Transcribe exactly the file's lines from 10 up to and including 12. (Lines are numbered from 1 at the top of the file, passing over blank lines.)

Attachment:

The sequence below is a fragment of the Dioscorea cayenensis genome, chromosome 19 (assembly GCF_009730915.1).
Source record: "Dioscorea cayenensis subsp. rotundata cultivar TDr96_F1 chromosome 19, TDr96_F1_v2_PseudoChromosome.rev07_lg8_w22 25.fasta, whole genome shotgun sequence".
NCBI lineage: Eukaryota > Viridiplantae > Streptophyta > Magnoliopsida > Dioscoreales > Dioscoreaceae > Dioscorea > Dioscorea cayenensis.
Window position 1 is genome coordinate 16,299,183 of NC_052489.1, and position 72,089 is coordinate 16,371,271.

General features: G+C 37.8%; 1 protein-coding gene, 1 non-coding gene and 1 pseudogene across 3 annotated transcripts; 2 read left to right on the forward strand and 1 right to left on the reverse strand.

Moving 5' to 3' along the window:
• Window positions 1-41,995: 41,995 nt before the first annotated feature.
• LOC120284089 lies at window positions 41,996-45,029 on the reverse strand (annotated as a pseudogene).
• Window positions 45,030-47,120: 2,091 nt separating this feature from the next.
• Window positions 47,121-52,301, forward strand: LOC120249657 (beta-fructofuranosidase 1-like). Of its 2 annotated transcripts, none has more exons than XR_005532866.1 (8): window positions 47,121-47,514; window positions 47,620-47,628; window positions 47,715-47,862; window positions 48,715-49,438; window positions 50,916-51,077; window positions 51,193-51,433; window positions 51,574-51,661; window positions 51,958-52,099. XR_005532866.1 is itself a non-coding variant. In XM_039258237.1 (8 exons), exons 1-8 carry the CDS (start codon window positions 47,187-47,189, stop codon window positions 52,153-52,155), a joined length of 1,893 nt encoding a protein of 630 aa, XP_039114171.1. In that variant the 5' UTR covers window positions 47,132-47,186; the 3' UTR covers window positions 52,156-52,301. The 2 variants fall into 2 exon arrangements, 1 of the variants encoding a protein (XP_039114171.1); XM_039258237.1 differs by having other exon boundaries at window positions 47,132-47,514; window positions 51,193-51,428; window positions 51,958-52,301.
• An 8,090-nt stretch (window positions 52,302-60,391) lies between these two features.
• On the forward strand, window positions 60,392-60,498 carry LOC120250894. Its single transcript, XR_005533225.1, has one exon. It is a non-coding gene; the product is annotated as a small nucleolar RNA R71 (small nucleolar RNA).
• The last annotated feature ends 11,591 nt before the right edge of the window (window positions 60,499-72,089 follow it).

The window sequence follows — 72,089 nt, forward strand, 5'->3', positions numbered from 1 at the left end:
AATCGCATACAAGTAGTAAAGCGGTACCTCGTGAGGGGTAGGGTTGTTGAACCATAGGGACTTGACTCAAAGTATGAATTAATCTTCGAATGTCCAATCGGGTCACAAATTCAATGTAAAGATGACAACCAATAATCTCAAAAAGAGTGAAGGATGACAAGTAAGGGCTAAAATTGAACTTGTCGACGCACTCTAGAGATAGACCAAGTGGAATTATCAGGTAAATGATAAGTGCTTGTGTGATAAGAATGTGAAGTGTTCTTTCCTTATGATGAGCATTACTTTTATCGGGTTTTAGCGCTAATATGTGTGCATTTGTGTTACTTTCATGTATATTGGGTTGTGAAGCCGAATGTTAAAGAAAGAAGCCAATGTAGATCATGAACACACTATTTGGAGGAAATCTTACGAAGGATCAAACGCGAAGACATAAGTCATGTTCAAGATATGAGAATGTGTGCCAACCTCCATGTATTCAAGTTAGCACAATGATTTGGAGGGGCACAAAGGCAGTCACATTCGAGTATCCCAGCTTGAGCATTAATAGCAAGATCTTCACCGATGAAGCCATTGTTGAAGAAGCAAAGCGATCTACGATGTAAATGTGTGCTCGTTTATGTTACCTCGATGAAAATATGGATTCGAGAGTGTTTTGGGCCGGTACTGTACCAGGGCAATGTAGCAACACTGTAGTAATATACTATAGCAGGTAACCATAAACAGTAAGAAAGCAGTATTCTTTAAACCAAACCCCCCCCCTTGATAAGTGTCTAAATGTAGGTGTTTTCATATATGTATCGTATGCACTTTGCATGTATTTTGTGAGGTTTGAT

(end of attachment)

• Window positions 47,121-52,301, forward strand: LOC120249657 (beta-fructofuranosidase 1-like). Of its 2 annotated transcripts, none has more exons than XR_005532866.1 (8): window positions 47,121-47,514; window positions 47,620-47,628; window positions 47,715-47,862; window positions 48,715-49,438; window positions 50,916-51,077; window positions 51,193-51,433; window positions 51,574-51,661; window positions 51,958-52,099. XR_005532866.1 is itself a non-coding variant. In XM_039258237.1 (8 exons), exons 1-8 carry the CDS (start codon window positions 47,187-47,189, stop codon window positions 52,153-52,155), a joined length of 1,893 nt encoding a protein of 630 aa, XP_039114171.1. In that variant the 5' UTR covers window positions 47,132-47,186; the 3' UTR covers window positions 52,156-52,301. The 2 variants fall into 2 exon arrangements, 1 of the variants encoding a protein (XP_039114171.1); XM_039258237.1 differs by having other exon boundaries at window positions 47,132-47,514; window positions 51,193-51,428; window positions 51,958-52,301.
• An 8,090-nt stretch (window positions 52,302-60,391) lies between these two features.
• On the forward strand, window positions 60,392-60,498 carry LOC120250894. Its single transcript, XR_005533225.1, has one exon. It is a non-coding gene; the product is annotated as a small nucleolar RNA R71 (small nucleolar RNA).